Reid Fischer's World of Rants

Looking at the sports world through orange colored glasses

Posts Tagged ‘National Hockey League’

The NHL Drops The Ball Again

Posted by mizzou1028 on May 28, 2009

I love hockey.  I think in most years the Stanley Cup Playoffs are infinitely more exciting than the NBA version.  This year is an exception with the Nuggets making it to the Western Conference Finals (I’m looking forward to being at the Pepsi Center tomorrow night for game six against the Lakers and enjoyed being there for game three), but if the Nuggets don’t win their series against the Lakers, hockey will take over the TV in the Fischer household during finals time.  The Stanley Cup Finals rematch between Detroit and Pittsburgh should be thrilling theatre, and needless to say should be an intense, fierce, competitve series.  Thing is, the NHL keeps shooting itself in the foot, making the games difficult for the average fan to see.

Check out the schedule for the Stanley Cup Finals:

Game 1: Saturday at Detroit 8 p.m. EST on NBC

Game 2: Sunday at Detroit time TBA on NBC

Game 3: Tuesday at Pittsburgh 8p.m. EST on Versus

Game 4: Thursday, June 4 at Pittsburgh 8 p.m. EST on Versus

Games 5-7 TBA

Now, looking at this, it’s no wonder the NHL is widely considered a second tier professional league.  It should come as no shock that ESPN and other national outlets don’t give more than five seconds thought to the NHL.  I have several issues with this schedule:

– First, look at the date of game four.  This is going directly opposite, wait for it, GAME ONE OF THE NBA FINALS.   DUMB DUMB DUMB DUMB DUMB!!!!!!   It won’t matter one bit that the Wings-Penguins series will likely be 2-1 one way or the other heading into a very pivotal game four.  It won’t matter if it’s the most exciting game of the NHL season.  It won’t matter if it’s a four overtime classic.  ESPN and other networks will go gaga over the start of the NBA Finals, with no fewer than 100 analysts on site, and the NHL coverage that night will pale in comparison.  (We were going to show you the hockey highlights with Barry Melrose, but wait!  Sasha Vujacic is at the podium for the next 15 minutes!) Meanwhile, the day before and after will have neither hockey nor basketball.  It makes no sense for the NHL to try to go head to head with the NBA in a battle they’re guaranteed to lose.   Gary Bettman should be fired for this scheduling snafu alone.

– Further, the aforementioned game four (and game three) isn’t even on network television, hell it is on VERSUS, a channel a lot of people still don’t know even exists!  I have Comcast and can find it in the very convenient location of channel 73, not exactly a prime slot for the championship of a major sports league.  I have stayed in numerous hotels where the channel lineup stops before 73, and I still hear lots of tales of fans unable to even locate the channel.  All seven games of the finals should be on NBC, period, end of story.  Perhaps NBC is to blame for some of this as well.  Maybe they’re not willing to show all seven games I don’t know.  If that’s the case than perhaps the NHL ought to be shopping for a new network partner.  After all, NBC embarrassed the league big time during the ’07 playoffs when they cut out of an Eastern Conference Finals game (Buffalo-Ottawa) before overtime to show Preakness coverage.  NBC also ignored the NHL altogether during the second weekend in May to show golf.  Still, it is inexcusable for a league that fancies itself as a major player to have two of its best games all season relegated to a channel that is way in the wild blue yonder on the television landscape.  Stanley Cup Finals games should not be relegated to Versus under any circumstances.  Gary Bettman no doubt made a colossal error after the 2005 lockout when he took the cash from then-OLN instead of the offer from ESPN to show games.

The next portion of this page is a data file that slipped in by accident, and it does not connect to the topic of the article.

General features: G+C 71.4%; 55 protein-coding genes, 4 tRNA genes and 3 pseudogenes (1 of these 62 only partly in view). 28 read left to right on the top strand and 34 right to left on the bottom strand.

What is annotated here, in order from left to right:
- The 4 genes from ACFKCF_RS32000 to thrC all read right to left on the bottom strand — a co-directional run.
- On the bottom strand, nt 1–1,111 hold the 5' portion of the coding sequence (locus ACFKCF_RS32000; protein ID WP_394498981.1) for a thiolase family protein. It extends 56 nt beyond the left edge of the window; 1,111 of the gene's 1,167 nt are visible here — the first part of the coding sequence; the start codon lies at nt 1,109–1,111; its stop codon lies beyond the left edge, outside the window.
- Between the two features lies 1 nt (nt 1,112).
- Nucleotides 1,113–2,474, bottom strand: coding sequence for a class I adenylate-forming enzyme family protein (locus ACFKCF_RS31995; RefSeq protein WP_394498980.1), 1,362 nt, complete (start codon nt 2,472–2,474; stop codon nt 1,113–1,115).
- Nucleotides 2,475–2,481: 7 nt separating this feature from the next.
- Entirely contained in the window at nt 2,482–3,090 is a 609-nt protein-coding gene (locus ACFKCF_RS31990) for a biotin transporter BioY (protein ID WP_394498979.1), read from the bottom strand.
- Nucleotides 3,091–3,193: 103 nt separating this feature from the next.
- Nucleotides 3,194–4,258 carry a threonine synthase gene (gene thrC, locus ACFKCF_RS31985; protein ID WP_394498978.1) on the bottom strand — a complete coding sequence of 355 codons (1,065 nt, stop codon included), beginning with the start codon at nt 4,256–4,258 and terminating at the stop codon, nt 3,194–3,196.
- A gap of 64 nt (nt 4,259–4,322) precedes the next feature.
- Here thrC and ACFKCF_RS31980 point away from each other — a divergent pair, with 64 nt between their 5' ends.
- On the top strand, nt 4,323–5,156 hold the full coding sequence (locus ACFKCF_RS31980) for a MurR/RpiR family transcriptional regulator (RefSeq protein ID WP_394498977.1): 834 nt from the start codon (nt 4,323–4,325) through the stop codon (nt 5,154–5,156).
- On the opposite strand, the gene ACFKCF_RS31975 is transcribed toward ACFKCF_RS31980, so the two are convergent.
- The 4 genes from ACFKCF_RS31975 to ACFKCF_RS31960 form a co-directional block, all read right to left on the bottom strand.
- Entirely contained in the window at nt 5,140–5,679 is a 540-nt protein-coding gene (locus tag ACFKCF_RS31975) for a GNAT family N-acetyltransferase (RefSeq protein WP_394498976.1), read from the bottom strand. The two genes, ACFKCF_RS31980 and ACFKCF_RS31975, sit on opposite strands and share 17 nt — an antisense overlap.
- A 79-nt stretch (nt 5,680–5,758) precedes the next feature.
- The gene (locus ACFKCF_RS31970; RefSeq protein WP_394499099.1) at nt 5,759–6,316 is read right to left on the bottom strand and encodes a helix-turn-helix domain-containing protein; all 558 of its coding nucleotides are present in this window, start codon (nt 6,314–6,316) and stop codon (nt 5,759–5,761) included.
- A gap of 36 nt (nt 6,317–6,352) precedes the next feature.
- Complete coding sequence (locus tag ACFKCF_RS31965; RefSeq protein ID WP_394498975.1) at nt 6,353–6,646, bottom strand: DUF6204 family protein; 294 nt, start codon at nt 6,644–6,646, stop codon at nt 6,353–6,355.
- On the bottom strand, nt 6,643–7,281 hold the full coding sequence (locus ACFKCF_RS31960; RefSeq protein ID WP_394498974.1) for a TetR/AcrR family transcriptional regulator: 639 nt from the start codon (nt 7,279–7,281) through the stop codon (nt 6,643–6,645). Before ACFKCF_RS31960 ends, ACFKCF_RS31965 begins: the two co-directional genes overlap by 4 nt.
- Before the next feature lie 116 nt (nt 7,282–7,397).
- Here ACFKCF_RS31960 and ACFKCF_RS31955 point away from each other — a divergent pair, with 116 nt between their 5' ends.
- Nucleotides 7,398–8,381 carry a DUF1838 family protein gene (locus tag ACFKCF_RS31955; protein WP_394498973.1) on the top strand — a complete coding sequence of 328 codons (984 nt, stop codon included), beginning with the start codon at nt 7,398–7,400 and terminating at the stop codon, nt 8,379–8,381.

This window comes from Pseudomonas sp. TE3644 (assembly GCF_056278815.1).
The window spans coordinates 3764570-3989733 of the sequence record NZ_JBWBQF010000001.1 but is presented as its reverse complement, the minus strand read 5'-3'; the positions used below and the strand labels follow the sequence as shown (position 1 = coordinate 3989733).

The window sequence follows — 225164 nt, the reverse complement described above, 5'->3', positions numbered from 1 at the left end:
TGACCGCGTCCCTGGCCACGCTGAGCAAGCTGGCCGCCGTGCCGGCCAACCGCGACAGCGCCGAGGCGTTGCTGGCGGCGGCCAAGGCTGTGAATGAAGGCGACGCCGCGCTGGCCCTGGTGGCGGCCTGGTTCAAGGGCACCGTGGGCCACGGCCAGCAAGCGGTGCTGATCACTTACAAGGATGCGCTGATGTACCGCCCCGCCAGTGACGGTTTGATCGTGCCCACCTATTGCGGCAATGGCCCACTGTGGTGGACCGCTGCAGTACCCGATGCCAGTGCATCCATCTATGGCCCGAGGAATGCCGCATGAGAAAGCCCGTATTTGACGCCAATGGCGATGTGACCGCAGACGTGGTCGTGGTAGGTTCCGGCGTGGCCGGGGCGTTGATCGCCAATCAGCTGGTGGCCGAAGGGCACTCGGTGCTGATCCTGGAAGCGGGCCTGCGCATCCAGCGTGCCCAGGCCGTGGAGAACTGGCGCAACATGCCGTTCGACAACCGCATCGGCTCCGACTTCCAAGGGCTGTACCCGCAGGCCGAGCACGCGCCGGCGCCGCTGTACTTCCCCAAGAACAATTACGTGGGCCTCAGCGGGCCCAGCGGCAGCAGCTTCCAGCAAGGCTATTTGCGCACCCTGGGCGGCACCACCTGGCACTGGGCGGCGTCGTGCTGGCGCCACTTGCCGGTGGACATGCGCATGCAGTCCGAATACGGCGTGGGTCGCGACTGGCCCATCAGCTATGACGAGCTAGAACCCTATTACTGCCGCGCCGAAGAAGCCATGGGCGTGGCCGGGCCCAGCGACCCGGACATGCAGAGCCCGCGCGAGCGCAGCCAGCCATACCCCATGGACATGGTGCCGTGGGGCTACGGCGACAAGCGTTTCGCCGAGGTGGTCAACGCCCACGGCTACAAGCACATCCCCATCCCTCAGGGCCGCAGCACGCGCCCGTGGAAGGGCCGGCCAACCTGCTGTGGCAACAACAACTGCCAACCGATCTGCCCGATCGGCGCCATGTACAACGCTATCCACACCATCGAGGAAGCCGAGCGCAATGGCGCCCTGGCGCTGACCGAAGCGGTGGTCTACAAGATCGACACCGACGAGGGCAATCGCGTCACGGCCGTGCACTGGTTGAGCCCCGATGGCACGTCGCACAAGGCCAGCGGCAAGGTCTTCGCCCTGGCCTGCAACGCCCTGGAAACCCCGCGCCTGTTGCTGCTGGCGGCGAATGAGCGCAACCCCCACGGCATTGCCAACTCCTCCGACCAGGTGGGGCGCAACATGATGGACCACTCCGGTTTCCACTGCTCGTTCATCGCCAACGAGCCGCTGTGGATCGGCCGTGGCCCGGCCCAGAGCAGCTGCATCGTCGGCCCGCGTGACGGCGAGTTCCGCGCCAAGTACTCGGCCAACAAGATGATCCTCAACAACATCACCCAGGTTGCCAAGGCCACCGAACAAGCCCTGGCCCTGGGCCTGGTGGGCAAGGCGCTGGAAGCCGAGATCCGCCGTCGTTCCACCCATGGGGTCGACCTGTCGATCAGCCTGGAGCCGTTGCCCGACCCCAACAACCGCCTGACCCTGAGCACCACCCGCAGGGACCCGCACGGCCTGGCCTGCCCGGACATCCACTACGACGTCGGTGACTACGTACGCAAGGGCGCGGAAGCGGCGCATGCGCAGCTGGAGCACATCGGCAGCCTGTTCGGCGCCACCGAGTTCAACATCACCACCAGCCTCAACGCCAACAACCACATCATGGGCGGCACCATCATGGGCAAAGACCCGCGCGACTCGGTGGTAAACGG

– I have serious issues also with games 1 and 2 being on back-to-back nights.  While I think the NHL did right to move the start of the series up from the scheduled start of late next week to avoid a week long layoff, playing games on back-to-back nights is just a horrible idea.  Players will be incredibly fatigued, and it will have a potential to denigrate the overall product that the league is trying to sell.  It is also interesting to note that no time is yet set for game two.  Knowing NBC, it wouldn’t shock me if they were trying to persuade the league to have game two in the late afternoon instead of in prime time.  That would just be the capper, subjecting the league to a day game after a night game.  No risk for injury there!  It is incredibly embarrassing for the league that NBC would rather show “I’m a celebrity, get me out of here!” on Monday night than game two of the Stanley Cup Finals.  I’m not making this up, that is what is listed on Monday night on NBC.  If this is the reason the Red Wings and Penguins are being subjected to back-to-back games in the Stanley Cup Finals, shame on NBC and shame on the NHL for allowing it to happen. 

I think the NHL should receive equal treatment to the NBA in terms of the media coverage, but I’m well aware that I’m in a significant minority on that.  I think a lot of this is on the NHL for not marketing itself very well and not giving casual fans much of an opportunity to see their product.  Every time I think there is a ray of hope for the NHL, they take two steps back with something dumb like the setup of this year’s finals schedule.  I’m not sure what the solution is for the league, but coming soon I’ll have a post with some ideas of steps the NHL can take to get back in the mainstream again.

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Hockey anyone?